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Mourning the Death of a
Is the Same for Both Humans and Other Animals
No one Understands What I am Going Through
By: Gary Kurz
Perhaps more than any other concern that I receive from literally hundreds of people each year is this Ė that no one understands how devastating the loss of a pet is. Ministers, friends, co-workers, even family seem to come up short in the understanding department. This writer has been there. The day following the death of one of my most precious pets, we had church services to attend. I had responsibilities to perform and I just felt that I needed to be there. I cannot say why. At the time I thought it was because it was my duty to be there. In retrospect however, perhaps it was because I felt a need to be around people of like faith, or maybe I felt being in Godís house at this low time was better than being in my own house. I do not know. Whatever the reason, I do know that I never expected to come home feeling worse than before I arrived.
Carrying out my responsibilities, I suppose my inner mood reflected in my outward countenance. Usually very light-hearted and outgoing, my inner pain understandably caused me to be quiet and less than social. Perceiving something to be wrong, the Pastorís wife asked me "Why Gary, is something wrong?" Of course I responded with "Yes, yesterday my dog passed away and I am feeling pretty bad about it". Indeed, I was feeling much more than "bad". I was crushed inside. My "Samantha" had been my shadow for 15 years and it was hard to accept that she was gone.
I was not looking for, nor did I expect sympathy. This was a private thing and if I hadnít been asked, I would never have said anything. What I did get however, shocked and hurt me deeply. Without hesitation, and without any concern for my obvious emotional low, she came right back at me with "Oh, and I suppose you think she is in doggy heaven too, donít you?"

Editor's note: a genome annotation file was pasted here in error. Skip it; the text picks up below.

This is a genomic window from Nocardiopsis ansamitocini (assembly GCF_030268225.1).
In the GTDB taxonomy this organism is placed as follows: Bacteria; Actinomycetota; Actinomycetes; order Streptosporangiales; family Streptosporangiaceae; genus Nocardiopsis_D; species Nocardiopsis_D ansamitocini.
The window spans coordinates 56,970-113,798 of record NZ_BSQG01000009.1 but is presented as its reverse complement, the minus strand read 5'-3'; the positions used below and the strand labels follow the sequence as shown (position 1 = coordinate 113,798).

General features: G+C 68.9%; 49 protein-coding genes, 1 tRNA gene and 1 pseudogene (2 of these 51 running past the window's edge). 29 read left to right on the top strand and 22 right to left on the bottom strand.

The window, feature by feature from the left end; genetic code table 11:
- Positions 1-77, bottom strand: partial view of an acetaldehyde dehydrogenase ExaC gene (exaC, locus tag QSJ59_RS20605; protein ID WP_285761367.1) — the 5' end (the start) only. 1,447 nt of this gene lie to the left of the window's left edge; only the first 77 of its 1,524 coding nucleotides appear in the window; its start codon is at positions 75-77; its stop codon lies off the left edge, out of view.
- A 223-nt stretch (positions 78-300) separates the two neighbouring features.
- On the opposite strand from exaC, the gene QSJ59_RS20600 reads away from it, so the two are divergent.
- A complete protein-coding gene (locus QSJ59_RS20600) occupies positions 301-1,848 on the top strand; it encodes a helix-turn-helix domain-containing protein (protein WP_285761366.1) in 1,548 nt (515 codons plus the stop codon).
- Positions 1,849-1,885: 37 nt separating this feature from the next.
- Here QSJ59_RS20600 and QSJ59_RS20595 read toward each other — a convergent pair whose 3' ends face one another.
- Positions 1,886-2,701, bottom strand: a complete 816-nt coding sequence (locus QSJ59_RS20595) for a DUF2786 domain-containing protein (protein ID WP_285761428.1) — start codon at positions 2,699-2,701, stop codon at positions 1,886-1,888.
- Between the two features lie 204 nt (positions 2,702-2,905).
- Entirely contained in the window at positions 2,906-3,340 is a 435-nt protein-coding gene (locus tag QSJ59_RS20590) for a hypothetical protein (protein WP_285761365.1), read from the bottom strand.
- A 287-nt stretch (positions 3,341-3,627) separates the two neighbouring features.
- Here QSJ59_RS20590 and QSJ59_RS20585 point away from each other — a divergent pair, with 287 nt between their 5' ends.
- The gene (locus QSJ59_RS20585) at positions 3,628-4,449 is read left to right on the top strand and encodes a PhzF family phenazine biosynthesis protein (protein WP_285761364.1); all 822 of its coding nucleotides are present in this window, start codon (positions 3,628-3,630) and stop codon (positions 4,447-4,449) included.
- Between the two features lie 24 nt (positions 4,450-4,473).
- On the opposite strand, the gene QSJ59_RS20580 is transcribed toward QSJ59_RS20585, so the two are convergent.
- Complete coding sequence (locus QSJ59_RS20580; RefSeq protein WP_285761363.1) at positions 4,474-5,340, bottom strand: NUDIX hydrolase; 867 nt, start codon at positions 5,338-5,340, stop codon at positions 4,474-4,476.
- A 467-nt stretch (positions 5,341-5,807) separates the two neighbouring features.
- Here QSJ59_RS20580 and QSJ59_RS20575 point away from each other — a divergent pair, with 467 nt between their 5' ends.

I was speechless and could not respond, but that is not to say there were not things going on inside. In that one brief moment, this woman removed every ounce of respect I held for her and temporarily killed something inside of me. What little bit of encouragement and resolve I had managed to muster to deal with the loss was also gone. With just a dozen or so words, she had accomplished what I believed to be impossible Ė she had brought me even lower than I had been a moment before.
It took time to get over that blow. We remain friends, but the respect has never returned. I never mentioned to her the hurt she had caused me. I just did not see the need to. I honestly do not think she meant to hurt me, nor did she realize that she had.
The point I am trying to make is that over the years since that time, I have learned that many of us have very similar bad experiences. People we respect, people we love, often do not understand what we are going through. Sometimes they say cruel and calloused things, such as "get over it already, it was just a cat", or "what is your problem, just go buy another dog". I want to caution you not to over-react to their lack of understanding.